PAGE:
This special Home Delivery arrives just in time to wish Pinchas Zukerman a very happy birthday on July 16.
The NAC Orchestra has enjoyed a long and fruitful relationship with the brilliant musician Pinchas Zukerman, as guest artist, Music Director, and now Conductor Emeritus, with many memorable concerts on tour in Europe, China, the Middle East and the UK, throughout Canada, and at home in Ottawa.
This special relationship began over 40 years ago with Pinchas’ 1976 debut as a visiting guest artist, flourished during the 1990 European Tour where he both played and conducted, and culminated in his appointment as Music Director in 1999. As you can imagine, there have been many great moments onstage and in the recording studio with Pinchas Zukerman and the NAC Orchestra. With advice from our musicians who were there in performance, we have selected two standout archive recordings from 2000 and 2002.
In 2000, Pinchas led the Orchestra on a tour of Europe. Hear this archive from a concert on October 23 in Paris at the Théâtre des Champs-Elysées, with one of Pinchas’ signature pieces—Mozart’s sublime Violin Concerto No. 3.
Then, we have an archive from September 2002, taken in Southam Hall, with Pinchas Zukerman conducting the Orchestra in its first performance of Bruckner’s towering Symphony No. 7. This Symphony is monumental for both its large scale and length (nearing 70 minutes!) but also for its searing intensity and lush climaxes. Many considered Bruckner to be indulgent in his writing but in Pinchas’ hands, we hear the Orchestra sound both intimate and expansive, showcasing their truest sound.
“The NAC Orchestra is playing Bruckner 7.” That substantial bit of programming would not raise many eyebrows now, but 20 years ago it sure did.
For its first three decades, the NAC Orchestra was virtually identified with Mozart, Haydn and Beethoven – big music for a small orchestra that took on a special vitality when NACO played it, all 46 of them. The original idea of the NAC Orchestra was a “classical-sized” orchestra, modelled on an orchestra in Mannheim, famous during Mozart’s time for its discipline and the solo quality of its individual players - “an army of generals” it was called. And, originally, NACO’s size was exactly the early Mannheim orchestra – double winds, two trumpets, two horns, timpani and a string section less than half the size of a “full-size” orchestra. But comparisons flew out the window when the new NAC Orchestra followed the Mannheim example by playing the socks off anyone else in the classical repertoire, and in virtuoso modern works for small orchestra also, like the supremely virtuosic Prokofiev “Classical Symphony” – NACO’s party piece for decades. But Bruckner? Never!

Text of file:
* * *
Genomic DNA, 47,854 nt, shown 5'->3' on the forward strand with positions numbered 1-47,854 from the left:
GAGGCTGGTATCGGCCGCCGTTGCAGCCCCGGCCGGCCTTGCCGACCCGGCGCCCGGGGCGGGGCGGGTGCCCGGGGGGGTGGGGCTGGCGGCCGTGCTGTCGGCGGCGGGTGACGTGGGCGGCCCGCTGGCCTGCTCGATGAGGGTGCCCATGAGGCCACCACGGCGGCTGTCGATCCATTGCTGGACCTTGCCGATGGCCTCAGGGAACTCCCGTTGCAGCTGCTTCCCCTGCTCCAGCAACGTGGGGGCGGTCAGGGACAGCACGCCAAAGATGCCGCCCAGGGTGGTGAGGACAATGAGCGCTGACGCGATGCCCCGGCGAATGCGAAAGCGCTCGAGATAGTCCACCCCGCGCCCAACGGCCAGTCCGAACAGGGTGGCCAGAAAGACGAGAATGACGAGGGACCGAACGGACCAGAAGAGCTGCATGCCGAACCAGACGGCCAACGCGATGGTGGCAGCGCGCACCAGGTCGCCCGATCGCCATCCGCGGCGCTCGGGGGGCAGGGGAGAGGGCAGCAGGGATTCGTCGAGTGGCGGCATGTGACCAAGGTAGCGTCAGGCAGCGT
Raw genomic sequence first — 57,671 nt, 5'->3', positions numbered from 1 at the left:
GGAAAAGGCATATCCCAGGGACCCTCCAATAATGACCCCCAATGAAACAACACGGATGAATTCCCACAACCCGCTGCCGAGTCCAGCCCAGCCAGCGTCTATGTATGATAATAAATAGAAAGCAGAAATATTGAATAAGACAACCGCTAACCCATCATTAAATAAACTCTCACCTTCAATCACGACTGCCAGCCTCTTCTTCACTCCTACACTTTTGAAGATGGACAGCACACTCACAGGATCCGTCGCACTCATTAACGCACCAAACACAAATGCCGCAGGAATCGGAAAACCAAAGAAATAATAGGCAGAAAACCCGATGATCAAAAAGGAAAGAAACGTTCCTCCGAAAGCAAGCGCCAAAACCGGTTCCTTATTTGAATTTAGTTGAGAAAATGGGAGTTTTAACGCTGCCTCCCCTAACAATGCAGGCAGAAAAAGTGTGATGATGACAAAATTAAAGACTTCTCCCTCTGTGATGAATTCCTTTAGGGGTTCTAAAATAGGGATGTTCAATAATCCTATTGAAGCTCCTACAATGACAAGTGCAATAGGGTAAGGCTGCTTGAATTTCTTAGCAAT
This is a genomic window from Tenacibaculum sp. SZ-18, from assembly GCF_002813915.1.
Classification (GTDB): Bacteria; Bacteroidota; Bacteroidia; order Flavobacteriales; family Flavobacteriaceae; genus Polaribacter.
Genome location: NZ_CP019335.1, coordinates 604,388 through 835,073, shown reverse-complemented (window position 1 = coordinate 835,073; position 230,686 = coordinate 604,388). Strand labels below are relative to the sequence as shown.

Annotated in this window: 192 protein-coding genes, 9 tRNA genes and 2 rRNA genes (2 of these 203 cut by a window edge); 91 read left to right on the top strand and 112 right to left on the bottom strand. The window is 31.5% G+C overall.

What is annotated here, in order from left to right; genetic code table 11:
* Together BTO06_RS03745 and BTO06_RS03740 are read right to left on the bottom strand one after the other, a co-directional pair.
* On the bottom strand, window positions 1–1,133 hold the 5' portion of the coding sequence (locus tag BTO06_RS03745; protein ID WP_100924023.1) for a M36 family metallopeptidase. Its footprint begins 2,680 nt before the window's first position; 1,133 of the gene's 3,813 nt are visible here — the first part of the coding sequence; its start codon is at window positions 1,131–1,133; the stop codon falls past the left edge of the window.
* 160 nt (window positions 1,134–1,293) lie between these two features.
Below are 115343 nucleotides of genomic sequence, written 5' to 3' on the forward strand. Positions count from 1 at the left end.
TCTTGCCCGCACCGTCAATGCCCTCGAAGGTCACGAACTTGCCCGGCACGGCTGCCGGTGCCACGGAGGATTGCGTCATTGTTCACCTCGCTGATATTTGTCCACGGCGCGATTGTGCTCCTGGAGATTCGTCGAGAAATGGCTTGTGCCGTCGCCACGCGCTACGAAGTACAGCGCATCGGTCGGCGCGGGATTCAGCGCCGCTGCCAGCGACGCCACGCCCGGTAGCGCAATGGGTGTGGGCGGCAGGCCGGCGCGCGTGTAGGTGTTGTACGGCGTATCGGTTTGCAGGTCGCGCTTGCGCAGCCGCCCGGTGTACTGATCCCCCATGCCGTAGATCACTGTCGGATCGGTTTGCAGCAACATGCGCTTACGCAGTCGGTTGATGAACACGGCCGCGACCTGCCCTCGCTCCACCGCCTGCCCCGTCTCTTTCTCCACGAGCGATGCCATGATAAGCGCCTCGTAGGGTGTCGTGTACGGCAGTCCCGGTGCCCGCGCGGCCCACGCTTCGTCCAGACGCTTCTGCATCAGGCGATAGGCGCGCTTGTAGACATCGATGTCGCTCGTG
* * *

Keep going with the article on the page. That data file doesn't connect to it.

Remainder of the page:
Enter Pinchas Zukerman, who had many times performed Mozart concertos with NACO, conducting by ESP and playing like a god. But he also had ideas for expanding NACO’s repertoire and when he put Bruckner 7 on the schedule, there was a collective intake of breath. Even Mahler – Bruckner’s famous student – wrote in such a way that even some of his largest symphonies would “work” with smaller ensembles. NACO performed Mahler 4 with Pinchas – the smaller scale of that particular symphony being a sort of doorway into the large repertoire – and there are chamber orchestra versions for Mahler’s Fourth, Ninth and Tenth Symphonies and for Das Lied von der Erde – a big symphony by another name. But Bruckner doesn’t work like that, because his characteristic sound is MASSIVE.
Bruckner worshipped Wagner and adopted some of Wagner’s harmonic language and penchant for huge orchestrations. But, unlike his idol, Bruckner did not need a story or heroic characters to organize and bring his music to life. Bruckner wrote immense, coherent musical structures just as absolute music – no story, just the music. Mentally, he likely could have conceived of even larger musical structures, but basic biology puts a limit on how long an audience can sit.
Bruckner’s Seventh Symphony has less length than most and more memorable music than most, and you’re a lucky person to get to hear the NAC Orchestra’s fresh take on it from this live concert archive in 2002. For this performance, NACO – already grown to 48 players after several years with Pinchas – was further enlarged by 32 additional musicians. So, from a fleet-footed sports car, NACO became a musical ocean liner of 80, majestic in outline and implacable with weight. Such a transformation was only possible with superb musicians and a conductor who has, somehow, Bruckner’s sound in his very DNA.
The thing that works with Bruckner is – he has the overwhelmingly compelling harmonic language of Wagner – the chromaticism that reaches right inside and twists you into knots - without the whiff of the “Übermensch”. Bruckner as a person was retiring and insecure. His music brings the approach not of the master, but of the supplicant. His unearthly beautiful sacred motets for unaccompanied choir reveal his true heart – a heart, if one is honest, much easier to live with than Wagner’s. A heart – if you get the pace right, which is not today’s pace – that you’ll miss when the 65 minutes of the Seventh Symphony is over and our less consecrated reality returns.